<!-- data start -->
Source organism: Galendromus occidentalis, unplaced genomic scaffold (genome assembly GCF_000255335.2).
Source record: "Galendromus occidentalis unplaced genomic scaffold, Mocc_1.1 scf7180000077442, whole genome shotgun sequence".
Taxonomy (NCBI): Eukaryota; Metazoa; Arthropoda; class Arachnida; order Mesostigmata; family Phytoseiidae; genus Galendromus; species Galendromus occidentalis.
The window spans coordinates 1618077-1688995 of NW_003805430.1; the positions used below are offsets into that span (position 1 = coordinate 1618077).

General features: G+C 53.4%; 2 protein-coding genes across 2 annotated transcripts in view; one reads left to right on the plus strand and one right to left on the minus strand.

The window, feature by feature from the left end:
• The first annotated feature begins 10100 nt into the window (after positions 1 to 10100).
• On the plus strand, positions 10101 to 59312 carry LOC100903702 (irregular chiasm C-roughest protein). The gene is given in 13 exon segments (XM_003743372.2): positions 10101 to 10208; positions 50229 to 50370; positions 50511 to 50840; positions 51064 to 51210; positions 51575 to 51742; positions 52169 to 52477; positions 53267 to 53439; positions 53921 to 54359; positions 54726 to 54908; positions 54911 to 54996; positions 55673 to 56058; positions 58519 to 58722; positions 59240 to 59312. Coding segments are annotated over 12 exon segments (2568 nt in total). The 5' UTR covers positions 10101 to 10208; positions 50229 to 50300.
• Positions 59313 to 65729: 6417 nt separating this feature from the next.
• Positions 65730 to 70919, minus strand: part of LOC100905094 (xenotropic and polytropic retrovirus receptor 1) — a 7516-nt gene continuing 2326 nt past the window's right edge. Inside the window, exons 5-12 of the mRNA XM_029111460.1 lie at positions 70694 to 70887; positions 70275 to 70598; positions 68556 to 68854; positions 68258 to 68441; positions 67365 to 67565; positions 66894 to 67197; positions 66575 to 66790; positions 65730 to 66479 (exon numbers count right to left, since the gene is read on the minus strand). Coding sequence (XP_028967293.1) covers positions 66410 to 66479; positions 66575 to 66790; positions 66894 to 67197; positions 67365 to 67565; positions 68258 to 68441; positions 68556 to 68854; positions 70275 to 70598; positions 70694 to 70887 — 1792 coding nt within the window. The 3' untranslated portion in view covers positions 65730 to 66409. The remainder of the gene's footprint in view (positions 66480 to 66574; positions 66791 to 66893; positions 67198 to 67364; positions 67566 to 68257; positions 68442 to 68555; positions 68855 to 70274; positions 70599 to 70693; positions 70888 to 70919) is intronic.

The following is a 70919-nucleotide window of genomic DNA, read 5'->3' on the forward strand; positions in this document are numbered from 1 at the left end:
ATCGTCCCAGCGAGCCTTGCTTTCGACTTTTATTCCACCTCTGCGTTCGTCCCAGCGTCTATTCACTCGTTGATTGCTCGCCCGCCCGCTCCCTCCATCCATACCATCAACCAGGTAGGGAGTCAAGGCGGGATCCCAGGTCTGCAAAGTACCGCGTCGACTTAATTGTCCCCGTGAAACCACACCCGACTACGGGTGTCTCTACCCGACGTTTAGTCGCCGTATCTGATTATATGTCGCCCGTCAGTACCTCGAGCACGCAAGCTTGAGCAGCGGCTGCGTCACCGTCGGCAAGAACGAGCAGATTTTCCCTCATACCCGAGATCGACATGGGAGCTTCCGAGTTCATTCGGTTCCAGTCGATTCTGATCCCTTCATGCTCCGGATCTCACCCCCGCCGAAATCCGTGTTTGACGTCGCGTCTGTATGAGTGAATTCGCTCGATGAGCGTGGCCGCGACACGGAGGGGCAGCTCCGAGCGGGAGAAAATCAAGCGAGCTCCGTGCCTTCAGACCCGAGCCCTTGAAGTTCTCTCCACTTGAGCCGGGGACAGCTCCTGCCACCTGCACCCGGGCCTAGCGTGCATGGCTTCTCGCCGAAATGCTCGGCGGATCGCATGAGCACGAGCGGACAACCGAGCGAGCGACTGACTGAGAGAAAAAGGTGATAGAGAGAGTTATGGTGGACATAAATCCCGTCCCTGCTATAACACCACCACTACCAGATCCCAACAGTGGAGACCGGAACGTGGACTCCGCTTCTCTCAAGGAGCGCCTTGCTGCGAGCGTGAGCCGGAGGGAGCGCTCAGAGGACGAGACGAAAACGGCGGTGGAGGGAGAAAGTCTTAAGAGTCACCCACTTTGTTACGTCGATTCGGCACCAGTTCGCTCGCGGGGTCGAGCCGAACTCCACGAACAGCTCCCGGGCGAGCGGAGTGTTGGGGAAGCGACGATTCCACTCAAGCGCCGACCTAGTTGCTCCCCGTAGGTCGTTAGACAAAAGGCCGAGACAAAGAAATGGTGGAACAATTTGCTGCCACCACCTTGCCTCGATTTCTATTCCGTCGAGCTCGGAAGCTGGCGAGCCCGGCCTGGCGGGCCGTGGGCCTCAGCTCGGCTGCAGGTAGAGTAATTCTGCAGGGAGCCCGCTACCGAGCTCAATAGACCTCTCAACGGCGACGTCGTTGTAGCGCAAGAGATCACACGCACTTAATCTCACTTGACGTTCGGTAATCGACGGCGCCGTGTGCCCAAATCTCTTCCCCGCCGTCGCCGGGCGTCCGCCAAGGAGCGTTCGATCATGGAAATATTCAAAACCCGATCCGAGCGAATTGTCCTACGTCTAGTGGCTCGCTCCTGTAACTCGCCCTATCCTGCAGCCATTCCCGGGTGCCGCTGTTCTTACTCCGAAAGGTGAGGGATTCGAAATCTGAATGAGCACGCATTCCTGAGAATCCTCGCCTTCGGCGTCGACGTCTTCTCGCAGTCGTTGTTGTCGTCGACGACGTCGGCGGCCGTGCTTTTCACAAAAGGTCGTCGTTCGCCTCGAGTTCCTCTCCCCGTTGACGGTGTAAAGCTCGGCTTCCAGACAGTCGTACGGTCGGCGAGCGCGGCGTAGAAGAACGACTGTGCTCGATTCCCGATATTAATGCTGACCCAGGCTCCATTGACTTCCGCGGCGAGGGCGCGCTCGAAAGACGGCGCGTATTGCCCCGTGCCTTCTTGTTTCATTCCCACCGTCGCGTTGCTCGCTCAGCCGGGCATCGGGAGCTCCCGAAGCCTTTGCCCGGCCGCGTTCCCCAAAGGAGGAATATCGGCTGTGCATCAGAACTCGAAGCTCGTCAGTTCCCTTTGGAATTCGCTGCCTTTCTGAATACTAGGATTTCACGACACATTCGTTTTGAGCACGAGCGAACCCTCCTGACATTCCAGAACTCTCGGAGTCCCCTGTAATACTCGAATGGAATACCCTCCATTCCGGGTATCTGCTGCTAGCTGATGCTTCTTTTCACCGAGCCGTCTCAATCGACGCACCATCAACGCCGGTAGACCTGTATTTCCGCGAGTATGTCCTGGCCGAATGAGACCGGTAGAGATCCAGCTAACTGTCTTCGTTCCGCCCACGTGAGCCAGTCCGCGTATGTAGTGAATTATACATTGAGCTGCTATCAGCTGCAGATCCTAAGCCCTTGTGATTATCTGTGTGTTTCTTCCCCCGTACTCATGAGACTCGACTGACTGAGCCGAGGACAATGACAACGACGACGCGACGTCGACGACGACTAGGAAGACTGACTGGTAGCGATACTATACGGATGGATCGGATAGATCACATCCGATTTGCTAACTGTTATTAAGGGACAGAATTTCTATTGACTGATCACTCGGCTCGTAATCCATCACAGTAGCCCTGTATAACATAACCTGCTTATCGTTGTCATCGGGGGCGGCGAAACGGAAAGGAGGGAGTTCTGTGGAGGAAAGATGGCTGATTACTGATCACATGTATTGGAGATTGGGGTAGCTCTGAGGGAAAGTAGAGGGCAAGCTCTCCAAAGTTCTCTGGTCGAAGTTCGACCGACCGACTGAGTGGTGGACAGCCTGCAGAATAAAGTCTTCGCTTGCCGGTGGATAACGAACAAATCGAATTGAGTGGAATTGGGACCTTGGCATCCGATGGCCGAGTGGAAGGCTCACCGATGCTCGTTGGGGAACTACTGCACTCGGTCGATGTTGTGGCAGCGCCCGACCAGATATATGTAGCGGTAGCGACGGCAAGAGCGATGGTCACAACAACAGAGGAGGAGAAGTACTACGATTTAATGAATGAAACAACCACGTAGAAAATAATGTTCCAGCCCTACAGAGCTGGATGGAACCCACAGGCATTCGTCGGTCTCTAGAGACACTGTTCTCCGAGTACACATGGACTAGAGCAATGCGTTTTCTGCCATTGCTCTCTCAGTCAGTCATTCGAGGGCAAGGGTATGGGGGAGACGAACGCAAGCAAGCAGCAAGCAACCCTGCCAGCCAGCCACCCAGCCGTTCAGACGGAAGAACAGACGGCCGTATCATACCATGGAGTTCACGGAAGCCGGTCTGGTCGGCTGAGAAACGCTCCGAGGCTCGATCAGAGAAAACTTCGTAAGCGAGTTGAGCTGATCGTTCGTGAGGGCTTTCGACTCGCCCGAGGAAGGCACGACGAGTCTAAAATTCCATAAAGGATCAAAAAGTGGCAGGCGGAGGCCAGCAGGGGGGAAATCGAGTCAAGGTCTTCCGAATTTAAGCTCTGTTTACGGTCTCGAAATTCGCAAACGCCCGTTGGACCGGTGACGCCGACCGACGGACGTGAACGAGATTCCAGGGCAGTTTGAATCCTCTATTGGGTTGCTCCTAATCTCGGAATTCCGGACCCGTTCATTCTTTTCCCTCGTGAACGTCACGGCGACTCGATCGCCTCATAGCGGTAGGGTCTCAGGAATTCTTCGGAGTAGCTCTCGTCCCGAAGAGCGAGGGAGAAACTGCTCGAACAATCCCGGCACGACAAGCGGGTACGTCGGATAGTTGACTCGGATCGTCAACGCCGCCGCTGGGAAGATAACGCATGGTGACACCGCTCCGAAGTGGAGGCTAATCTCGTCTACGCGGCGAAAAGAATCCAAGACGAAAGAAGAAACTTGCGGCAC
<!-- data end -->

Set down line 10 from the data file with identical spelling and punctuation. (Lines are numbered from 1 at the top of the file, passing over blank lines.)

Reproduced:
• Positions 65730 to 70919, minus strand: part of LOC100905094 (xenotropic and polytropic retrovirus receptor 1) — a 7516-nt gene continuing 2326 nt past the window's right edge. Inside the window, exons 5-12 of the mRNA XM_029111460.1 lie at positions 70694 to 70887; positions 70275 to 70598; positions 68556 to 68854; positions 68258 to 68441; positions 67365 to 67565; positions 66894 to 67197; positions 66575 to 66790; positions 65730 to 66479 (exon numbers count right to left, since the gene is read on the minus strand). Coding sequence (XP_028967293.1) covers positions 66410 to 66479; positions 66575 to 66790; positions 66894 to 67197; positions 67365 to 67565; positions 68258 to 68441; positions 68556 to 68854; positions 70275 to 70598; positions 70694 to 70887 — 1792 coding nt within the window. The 3' untranslated portion in view covers positions 65730 to 66409. The remainder of the gene's footprint in view (positions 66480 to 66574; positions 66791 to 66893; positions 67198 to 67364; positions 67566 to 68257; positions 68442 to 68555; positions 68855 to 70274; positions 70599 to 70693; positions 70888 to 70919) is intronic.